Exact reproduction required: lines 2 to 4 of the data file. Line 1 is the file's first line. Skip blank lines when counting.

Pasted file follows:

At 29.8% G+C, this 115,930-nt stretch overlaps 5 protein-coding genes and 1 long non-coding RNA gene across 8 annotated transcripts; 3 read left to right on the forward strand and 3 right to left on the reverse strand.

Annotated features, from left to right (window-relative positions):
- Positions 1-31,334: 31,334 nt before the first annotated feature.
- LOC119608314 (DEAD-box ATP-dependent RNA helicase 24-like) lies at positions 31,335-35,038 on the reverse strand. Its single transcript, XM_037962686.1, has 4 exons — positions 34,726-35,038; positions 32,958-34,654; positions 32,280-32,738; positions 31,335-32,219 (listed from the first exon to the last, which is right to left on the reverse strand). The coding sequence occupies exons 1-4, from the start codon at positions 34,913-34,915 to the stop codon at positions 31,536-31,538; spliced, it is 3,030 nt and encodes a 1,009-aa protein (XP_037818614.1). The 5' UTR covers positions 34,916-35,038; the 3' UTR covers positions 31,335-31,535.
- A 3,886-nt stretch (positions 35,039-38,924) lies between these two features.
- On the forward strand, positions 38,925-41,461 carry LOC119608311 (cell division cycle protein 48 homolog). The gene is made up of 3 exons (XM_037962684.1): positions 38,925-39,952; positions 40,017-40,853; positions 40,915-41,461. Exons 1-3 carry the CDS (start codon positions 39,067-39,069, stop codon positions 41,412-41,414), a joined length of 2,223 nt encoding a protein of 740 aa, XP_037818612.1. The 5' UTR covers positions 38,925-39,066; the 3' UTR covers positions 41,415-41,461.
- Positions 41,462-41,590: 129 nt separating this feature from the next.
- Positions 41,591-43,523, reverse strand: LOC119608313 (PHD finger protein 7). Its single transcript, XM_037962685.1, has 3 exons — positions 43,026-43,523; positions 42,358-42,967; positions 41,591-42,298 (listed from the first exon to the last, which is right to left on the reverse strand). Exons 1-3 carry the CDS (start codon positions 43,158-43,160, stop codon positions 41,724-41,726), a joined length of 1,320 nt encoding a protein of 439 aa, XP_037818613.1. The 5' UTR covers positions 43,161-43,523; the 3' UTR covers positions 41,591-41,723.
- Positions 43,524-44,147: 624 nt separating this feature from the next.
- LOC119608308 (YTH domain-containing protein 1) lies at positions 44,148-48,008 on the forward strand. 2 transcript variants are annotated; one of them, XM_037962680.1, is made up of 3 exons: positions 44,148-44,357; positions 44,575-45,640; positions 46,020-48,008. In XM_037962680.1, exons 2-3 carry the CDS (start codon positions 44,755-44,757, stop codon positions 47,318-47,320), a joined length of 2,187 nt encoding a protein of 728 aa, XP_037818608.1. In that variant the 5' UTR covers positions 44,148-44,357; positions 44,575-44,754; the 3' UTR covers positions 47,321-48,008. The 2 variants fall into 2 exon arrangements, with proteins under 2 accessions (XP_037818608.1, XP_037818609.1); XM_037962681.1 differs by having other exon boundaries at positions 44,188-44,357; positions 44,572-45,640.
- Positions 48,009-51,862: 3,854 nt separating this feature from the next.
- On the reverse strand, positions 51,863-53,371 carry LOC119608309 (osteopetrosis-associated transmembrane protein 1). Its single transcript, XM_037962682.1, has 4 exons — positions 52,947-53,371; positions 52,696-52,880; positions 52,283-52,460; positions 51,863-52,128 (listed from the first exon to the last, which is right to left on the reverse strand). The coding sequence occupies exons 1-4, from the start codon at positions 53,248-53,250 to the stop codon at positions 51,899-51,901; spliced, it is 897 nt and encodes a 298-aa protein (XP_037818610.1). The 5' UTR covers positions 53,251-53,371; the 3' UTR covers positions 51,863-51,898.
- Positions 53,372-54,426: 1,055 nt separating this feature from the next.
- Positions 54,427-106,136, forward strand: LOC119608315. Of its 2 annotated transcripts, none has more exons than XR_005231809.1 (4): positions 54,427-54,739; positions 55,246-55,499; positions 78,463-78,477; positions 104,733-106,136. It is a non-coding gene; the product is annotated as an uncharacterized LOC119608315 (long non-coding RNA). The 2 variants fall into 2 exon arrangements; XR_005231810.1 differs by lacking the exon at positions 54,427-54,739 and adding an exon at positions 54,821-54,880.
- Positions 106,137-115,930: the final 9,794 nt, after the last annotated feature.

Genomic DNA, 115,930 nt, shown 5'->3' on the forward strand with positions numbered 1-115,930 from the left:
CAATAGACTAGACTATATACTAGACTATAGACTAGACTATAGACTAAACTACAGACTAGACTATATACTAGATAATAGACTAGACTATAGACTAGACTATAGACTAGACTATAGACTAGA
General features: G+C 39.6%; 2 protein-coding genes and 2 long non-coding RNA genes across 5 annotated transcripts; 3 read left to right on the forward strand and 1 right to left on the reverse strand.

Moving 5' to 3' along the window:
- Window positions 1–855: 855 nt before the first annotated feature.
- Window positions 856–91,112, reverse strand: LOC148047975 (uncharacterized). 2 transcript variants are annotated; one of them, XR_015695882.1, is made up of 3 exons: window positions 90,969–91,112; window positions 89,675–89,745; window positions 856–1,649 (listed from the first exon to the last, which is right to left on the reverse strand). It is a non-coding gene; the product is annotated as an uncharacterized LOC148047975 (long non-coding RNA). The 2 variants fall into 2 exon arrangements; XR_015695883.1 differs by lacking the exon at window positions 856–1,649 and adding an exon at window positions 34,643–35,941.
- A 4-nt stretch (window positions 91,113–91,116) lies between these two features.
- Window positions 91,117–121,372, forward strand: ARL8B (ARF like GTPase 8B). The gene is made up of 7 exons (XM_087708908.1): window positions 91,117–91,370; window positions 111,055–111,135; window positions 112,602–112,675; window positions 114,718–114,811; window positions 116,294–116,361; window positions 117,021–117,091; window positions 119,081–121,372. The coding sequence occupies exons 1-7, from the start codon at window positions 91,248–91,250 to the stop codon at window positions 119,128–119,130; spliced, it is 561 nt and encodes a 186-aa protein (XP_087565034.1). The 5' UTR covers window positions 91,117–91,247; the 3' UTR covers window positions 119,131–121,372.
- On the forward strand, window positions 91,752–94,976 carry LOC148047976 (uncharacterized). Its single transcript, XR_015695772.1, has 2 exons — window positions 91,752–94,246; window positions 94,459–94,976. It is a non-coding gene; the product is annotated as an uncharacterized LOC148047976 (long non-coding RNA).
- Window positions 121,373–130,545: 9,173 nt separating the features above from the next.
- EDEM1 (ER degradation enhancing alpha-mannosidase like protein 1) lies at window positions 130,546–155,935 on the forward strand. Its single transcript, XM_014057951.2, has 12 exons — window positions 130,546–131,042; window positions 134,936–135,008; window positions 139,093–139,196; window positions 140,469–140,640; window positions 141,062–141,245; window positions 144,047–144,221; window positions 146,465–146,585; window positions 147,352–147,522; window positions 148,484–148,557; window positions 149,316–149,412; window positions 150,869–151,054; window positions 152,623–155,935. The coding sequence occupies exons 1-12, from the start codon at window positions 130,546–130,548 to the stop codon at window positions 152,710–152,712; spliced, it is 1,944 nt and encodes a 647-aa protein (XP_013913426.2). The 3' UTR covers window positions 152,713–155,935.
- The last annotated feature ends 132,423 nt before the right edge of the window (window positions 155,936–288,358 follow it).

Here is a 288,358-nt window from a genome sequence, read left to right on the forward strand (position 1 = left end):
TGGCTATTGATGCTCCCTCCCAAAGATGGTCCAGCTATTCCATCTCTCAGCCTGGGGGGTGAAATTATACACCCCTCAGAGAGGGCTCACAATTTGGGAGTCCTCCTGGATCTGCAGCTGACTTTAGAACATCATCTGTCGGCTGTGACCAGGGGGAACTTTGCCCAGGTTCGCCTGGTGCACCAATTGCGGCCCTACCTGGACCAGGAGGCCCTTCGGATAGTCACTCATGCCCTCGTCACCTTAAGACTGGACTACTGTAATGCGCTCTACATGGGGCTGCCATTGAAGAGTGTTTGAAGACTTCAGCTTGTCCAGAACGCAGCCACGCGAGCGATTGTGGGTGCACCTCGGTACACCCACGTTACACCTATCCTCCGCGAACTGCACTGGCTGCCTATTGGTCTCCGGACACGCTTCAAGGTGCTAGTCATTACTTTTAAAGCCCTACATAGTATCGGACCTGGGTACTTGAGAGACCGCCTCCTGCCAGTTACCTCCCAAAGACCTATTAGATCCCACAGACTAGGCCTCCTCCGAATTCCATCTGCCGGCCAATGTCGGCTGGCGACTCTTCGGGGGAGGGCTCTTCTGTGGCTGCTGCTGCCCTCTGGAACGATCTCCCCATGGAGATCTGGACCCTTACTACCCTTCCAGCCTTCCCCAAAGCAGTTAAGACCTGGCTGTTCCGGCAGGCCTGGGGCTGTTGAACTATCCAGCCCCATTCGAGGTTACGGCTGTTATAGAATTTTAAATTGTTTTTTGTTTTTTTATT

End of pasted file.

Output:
Annotated features, from left to right (window-relative positions):
- Positions 1-31,334: 31,334 nt before the first annotated feature.
- LOC119608314 (DEAD-box ATP-dependent RNA helicase 24-like) lies at positions 31,335-35,038 on the reverse strand. Its single transcript, XM_037962686.1, has 4 exons — positions 34,726-35,038; positions 32,958-34,654; positions 32,280-32,738; positions 31,335-32,219 (listed from the first exon to the last, which is right to left on the reverse strand). The coding sequence occupies exons 1-4, from the start codon at positions 34,913-34,915 to the stop codon at positions 31,536-31,538; spliced, it is 3,030 nt and encodes a 1,009-aa protein (XP_037818614.1). The 5' UTR covers positions 34,916-35,038; the 3' UTR covers positions 31,335-31,535.